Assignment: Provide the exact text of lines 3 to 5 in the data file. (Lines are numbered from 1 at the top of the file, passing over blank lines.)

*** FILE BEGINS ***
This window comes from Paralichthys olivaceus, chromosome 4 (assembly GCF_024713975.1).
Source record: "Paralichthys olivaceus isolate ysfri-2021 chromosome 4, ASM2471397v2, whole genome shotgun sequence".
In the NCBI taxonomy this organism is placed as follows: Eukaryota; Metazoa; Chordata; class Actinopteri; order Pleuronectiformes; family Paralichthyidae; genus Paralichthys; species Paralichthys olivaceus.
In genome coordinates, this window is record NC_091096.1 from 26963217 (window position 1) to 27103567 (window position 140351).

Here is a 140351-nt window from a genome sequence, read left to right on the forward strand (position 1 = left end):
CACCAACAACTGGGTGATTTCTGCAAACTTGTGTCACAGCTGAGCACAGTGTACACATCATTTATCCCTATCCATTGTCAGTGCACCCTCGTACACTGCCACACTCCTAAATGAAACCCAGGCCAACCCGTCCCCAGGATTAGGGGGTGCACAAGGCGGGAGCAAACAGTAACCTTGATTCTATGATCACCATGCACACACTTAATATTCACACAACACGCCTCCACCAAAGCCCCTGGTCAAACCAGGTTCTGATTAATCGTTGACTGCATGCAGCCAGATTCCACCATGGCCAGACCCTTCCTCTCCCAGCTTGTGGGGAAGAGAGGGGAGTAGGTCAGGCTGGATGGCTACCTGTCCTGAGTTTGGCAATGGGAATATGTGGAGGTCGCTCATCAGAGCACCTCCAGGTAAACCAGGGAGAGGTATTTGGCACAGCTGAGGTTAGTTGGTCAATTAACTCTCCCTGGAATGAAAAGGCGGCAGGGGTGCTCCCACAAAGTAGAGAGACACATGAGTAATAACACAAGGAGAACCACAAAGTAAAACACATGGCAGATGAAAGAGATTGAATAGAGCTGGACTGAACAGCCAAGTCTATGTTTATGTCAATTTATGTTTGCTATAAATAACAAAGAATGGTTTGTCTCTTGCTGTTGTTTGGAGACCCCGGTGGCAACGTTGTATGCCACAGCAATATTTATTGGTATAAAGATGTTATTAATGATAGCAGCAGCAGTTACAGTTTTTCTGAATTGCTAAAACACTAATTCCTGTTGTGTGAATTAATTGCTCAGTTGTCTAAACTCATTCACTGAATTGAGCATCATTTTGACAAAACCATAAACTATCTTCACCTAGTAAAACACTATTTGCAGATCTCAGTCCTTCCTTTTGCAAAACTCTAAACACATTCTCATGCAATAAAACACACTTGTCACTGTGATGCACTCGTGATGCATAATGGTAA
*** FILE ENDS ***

In the NCBI taxonomy this organism is placed as follows: Eukaryota; Metazoa; Chordata; class Actinopteri; order Pleuronectiformes; family Paralichthyidae; genus Paralichthys; species Paralichthys olivaceus.
In genome coordinates, this window is record NC_091096.1 from 26963217 (window position 1) to 27103567 (window position 140351).

Here is a 140351-nt window from a genome sequence, read left to right on the forward strand (position 1 = left end):